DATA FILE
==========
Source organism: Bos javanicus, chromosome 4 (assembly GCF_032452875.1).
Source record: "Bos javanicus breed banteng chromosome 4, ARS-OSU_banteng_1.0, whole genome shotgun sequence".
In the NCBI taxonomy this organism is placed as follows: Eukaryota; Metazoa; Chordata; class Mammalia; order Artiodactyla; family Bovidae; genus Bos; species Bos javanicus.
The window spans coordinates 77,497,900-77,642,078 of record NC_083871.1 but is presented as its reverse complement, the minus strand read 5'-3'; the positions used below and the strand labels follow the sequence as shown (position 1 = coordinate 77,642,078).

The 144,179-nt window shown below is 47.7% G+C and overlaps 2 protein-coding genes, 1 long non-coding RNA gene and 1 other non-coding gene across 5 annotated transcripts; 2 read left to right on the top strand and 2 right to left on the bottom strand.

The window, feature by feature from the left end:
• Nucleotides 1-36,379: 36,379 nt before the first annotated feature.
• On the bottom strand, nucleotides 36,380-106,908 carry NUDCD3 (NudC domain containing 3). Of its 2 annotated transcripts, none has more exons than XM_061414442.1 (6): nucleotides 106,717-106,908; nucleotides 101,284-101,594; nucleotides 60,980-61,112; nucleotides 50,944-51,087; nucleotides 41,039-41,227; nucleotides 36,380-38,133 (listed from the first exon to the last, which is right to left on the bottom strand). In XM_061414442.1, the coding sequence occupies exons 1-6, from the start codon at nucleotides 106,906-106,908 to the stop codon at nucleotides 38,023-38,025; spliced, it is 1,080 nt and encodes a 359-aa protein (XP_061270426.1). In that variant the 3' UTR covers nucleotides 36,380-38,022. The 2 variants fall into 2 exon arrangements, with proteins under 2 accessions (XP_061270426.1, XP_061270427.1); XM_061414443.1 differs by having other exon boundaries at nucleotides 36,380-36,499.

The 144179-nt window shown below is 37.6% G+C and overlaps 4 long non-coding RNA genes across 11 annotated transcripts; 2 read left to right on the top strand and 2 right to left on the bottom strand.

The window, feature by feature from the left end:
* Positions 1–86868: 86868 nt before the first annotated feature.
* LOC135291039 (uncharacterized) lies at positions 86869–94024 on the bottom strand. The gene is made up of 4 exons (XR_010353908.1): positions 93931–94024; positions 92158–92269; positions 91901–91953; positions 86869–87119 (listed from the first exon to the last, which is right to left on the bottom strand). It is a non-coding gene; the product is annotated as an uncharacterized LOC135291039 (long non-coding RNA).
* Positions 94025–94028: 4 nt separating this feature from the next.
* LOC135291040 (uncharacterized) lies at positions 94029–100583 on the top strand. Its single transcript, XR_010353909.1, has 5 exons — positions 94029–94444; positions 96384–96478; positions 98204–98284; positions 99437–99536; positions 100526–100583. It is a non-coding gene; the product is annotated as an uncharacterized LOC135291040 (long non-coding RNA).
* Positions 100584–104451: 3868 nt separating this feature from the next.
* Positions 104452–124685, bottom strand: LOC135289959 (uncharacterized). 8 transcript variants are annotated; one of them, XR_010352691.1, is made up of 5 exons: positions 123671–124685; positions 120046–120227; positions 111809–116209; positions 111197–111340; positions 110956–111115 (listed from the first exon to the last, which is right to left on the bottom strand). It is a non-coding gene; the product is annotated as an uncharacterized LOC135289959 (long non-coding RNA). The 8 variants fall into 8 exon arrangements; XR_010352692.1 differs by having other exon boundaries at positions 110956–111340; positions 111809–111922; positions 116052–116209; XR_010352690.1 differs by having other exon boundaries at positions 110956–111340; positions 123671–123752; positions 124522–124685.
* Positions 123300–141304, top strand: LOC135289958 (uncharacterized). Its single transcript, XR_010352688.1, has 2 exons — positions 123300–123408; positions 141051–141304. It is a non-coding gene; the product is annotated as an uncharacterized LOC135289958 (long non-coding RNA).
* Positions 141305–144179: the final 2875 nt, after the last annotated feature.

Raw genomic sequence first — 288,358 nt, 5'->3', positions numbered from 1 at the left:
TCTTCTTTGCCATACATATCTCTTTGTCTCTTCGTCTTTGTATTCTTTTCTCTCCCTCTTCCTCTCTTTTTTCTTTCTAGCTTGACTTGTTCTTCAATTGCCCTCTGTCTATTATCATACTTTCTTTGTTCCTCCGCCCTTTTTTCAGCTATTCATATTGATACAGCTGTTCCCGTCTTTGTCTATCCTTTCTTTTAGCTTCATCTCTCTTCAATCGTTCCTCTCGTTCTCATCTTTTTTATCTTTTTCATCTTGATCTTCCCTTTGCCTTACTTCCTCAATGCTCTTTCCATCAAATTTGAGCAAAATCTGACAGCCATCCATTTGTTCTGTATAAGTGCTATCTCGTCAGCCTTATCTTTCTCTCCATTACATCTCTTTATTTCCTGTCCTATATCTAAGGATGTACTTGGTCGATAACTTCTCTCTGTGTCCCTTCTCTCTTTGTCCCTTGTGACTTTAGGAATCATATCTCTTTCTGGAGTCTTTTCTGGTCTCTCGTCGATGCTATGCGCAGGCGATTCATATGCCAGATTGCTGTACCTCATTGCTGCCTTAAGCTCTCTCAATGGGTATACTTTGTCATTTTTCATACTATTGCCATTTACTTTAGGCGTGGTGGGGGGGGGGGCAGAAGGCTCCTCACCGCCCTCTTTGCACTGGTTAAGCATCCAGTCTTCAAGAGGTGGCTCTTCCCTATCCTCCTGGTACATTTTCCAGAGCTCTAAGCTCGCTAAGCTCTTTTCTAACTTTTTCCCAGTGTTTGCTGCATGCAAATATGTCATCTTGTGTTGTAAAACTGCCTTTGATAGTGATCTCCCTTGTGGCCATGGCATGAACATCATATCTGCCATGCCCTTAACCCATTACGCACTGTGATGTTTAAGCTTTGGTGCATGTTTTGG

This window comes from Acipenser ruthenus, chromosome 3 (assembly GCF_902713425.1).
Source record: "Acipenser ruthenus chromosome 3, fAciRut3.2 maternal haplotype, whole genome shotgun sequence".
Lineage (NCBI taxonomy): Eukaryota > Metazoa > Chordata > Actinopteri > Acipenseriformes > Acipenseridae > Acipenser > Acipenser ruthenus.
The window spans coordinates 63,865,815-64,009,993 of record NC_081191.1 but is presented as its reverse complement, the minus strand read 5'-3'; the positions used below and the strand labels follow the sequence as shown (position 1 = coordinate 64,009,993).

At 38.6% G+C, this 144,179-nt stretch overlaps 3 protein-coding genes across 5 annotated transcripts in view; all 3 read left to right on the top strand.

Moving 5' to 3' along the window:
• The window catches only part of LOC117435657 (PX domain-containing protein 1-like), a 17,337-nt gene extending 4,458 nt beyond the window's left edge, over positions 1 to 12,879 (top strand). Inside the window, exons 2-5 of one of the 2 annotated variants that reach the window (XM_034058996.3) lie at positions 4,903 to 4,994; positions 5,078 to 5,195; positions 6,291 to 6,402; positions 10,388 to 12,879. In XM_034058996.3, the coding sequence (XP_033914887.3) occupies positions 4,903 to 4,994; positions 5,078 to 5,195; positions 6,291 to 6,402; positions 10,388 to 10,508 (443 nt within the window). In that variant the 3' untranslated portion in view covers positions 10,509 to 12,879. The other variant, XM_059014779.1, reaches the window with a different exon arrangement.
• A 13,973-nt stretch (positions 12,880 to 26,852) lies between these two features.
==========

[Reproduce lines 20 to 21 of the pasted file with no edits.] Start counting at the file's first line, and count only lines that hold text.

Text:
TCTTCTTTGCCATACATATCTCTTTGTCTCTTCGTCTTTGTATTCTTTTCTCTCCCTCTTCCTCTCTTTTTTCTTTCTAGCTTGACTTGTTCTTCAATTGCCCTCTGTCTATTATCATACTTTCTTTGTTCCTCCGCCCTTTTTTCAGCTATTCATATTGATACAGCTGTTCCCGTCTTTGTCTATCCTTTCTTTTAGCTTCATCTCTCTTCAATCGTTCCTCTCGTTCTCATCTTTTTTATCTTTTTCATCTTGATCTTCCCTTTGCCTTACTTCCTCAATGCTCTTTCCATCAAATTTGAGCAAAATCTGACAGCCATCCATTTGTTCTGTATAAGTGCTATCTCGTCAGCCTTATCTTTCTCTCCATTACATCTCTTTATTTCCTGTCCTATATCTAAGGATGTACTTGGTCGATAACTTCTCTCTGTGTCCCTTCTCTCTTTGTCCCTTGTGACTTTAGGAATCATATCTCTTTCTGGAGTCTTTTCTGGTCTCTCGTCGATGCTATGCGCAGGCGATTCATATGCCAGATTGCTGTACCTCATTGCTGCCTTAAGCTCTCTCAATGGGTATACTTTGTCATTTTTCATACTATTGCCATTTACTTTAGGCGTGGTGGGGGGGGGGGCAGAAGGCTCCTCACCGCCCTCTTTGCACTGGTTAAGCATCCAGTCTTCAAGAGGTGGCTCTTCCCTATCCTCCTGGTACATTTTCCAGAGCTCTAAGCTCGCTAAGCTCTTTTCTAACTTTTTCCCAGTGTTTGCTGCATGCAAATATGTCATCTTGTGTTGTAAAACTGCCTTTGATAGTGATCTCCCTTGTGGCCATGGCATGAACATCATATCTGCCATGCCCTTAACCCATTACGCACTGTGATGTTTAAGCTTTGGTGCATGTTTTGG

This window comes from Acipenser ruthenus, chromosome 3 (assembly GCF_902713425.1).